So here's the deal: Two weeks ago, the Kansas City Royals were scuffling along at 26-30, Ned Yost was doing funny things with the batting order, nobody was hitting for power, and Yordano Ventura's elbow had an ache.
Two weeks later, the Royals are 36-32 after winning 6-3 on Sunday, Ned Yost is still doing funny things with the batting order, the Royals have slugged 11 home runs and 28 doubles in their past 12 games, and Ventura, while not dominating like earlier in the season, is at least back in the rotation.
The Royals now trail the Tigers by a mere 1.5 games in the AL Central -- and they just happen to be traveling to Detroit for a four-game series that begins Monday. To say this is the biggest series the Royals have played in years isn't an overstatement; even during last year's feel-good season the closest they got to first place after June 1 was 4.5 games. They climbed 2.5 games behind Cleveland in late September for the second wild card, but even then there were two other teams ahead of them before getting to the Indians.
So yes, it's only June, but this is an important series for the Royals, considering they come in riding a seven-game winning streak and the Tigers are 9-17 over their past 26 games. There's also this: The Royals are 0-5 against the Tigers this season, getting hammered 32-12 in the process.
Over these past 12 games, however, the Royals have hit .284/.335/.444 and have the sixth-best wOBA in the majors over that stretch. This comes after ranking 28th -- ahead of only two National League teams -- through June 1, due primarily to hitting just 24 home runs in 56 games.
So here's the question: Are the Royals just hot at the plate right now or are they finally progressing toward their true talent level?
One way to examine this is to look at player projections. Dave Cameron wrote a piece on FanGraphs the other day titled "You Should Trust the Projections." Dave borrows from a study done by Mitchel Lichtman that looked at players from 2007-2013 who were off to hot or cold starts after one month compared to their season projection. As it turns out, the rest-of-season projection more accurately projected the player's stats the rest of the way than their first-month totals. This remained the case whether you look at two months or three months and held up for pitchers as well. In other words, trust the projections: A player's entire career is still a better barometer of his talent level than what he's done after 50 or 60 games.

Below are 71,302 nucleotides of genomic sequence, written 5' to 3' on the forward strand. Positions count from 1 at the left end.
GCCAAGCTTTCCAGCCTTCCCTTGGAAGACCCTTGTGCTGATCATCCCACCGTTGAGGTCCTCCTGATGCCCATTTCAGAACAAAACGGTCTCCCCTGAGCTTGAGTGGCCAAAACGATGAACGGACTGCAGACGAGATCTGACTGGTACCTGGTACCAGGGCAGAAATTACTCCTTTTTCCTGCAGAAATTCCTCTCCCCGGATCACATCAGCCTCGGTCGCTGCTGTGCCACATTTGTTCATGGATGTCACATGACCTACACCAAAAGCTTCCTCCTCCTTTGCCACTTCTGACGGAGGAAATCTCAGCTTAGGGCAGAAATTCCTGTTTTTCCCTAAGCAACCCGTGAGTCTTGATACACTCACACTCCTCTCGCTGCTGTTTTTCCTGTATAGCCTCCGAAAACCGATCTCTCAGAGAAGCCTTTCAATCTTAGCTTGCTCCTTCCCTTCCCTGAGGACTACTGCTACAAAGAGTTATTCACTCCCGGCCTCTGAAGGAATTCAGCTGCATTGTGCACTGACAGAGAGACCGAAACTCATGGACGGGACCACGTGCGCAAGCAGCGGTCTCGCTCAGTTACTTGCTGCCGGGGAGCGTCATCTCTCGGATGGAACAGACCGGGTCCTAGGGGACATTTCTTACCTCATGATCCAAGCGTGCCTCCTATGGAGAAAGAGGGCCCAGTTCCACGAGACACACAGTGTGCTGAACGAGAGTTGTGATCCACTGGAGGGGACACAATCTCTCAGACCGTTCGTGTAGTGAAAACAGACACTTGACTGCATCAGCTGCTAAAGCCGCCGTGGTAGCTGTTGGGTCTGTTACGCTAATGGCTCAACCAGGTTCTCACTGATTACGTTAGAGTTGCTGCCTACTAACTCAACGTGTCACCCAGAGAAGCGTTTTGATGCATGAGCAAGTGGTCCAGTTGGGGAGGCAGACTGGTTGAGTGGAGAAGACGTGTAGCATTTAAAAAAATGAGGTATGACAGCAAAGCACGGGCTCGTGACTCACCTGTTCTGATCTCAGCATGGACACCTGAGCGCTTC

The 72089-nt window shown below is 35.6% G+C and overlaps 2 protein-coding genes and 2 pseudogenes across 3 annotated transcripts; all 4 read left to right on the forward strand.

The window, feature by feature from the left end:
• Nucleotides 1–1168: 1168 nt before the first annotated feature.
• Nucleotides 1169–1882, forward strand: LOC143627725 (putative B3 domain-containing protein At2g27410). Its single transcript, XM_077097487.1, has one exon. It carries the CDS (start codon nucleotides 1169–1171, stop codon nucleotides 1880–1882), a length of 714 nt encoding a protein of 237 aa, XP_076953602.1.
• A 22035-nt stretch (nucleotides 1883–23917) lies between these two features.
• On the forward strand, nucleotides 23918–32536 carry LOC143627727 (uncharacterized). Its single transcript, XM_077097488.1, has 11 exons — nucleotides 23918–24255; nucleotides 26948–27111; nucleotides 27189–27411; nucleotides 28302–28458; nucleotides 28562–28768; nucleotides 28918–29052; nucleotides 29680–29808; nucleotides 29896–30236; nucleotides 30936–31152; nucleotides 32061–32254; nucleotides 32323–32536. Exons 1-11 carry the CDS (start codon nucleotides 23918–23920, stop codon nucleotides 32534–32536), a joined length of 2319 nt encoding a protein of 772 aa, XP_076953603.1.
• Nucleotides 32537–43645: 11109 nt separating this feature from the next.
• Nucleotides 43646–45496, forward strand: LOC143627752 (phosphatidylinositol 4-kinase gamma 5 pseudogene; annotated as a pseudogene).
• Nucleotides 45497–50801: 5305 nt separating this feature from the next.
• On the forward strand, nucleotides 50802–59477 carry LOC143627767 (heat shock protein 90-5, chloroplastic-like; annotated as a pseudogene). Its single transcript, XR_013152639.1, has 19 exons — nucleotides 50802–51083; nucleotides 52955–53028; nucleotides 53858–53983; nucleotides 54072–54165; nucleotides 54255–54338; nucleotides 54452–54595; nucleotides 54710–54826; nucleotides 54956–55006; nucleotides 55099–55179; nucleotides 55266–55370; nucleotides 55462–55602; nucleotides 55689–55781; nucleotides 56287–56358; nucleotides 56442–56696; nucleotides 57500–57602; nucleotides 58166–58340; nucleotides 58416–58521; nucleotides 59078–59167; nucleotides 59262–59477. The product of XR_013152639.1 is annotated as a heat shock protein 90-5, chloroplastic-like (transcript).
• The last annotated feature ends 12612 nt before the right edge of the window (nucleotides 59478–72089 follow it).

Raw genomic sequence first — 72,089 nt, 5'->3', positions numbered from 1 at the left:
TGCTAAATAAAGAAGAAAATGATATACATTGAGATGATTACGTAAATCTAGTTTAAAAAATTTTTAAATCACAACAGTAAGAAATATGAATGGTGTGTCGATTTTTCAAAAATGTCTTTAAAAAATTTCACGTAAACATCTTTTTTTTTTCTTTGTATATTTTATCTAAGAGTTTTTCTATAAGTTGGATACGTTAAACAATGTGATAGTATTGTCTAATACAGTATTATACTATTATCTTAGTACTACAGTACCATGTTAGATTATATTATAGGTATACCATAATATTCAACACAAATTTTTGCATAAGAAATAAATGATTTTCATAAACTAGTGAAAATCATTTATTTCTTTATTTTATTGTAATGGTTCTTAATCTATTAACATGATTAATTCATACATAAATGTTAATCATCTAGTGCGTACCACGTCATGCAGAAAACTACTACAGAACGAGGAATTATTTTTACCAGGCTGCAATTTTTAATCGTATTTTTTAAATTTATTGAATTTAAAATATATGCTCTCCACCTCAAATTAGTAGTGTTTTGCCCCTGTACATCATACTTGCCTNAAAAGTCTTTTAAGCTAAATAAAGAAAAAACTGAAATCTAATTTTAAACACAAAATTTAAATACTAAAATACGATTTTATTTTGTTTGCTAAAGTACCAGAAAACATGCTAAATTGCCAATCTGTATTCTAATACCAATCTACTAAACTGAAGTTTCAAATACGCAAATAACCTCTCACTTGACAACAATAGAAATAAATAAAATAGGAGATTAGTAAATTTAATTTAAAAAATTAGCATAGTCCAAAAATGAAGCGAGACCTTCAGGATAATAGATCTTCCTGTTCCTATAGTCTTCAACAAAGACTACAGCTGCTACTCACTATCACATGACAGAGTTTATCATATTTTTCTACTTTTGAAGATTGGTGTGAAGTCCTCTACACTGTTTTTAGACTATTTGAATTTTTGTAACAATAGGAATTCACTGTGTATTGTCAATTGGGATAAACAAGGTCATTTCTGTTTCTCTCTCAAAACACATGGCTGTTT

Before you throw up your arms in sabermetric disgust, as Dave writes, "it’s not like projection systems are infallible." He cites extreme examples like Jose Bautista or Cliff Lee. And certainly young players are less predictable. Yes, of course, pitchers can add a pitch or get healthy (or injured) or a hitter can tweak his stance. But, generally speaking, the projection systems do work.
With that in mind, let's see where the Royals hitters are now and see where the ZiPS and Steamer systems have them finishing the season.
Dyson started Sunday in place of Norichika Aoki, but he normally comes off the bench and has just 95 plate appearances. He has a few extra hits to boost his average and OBP, but otherwise he's doing what you'd expect.
Steamer sees a little improvement moving forward. His power has been nonexistent (zero home runs) after hitting eight for Milwaukee last season.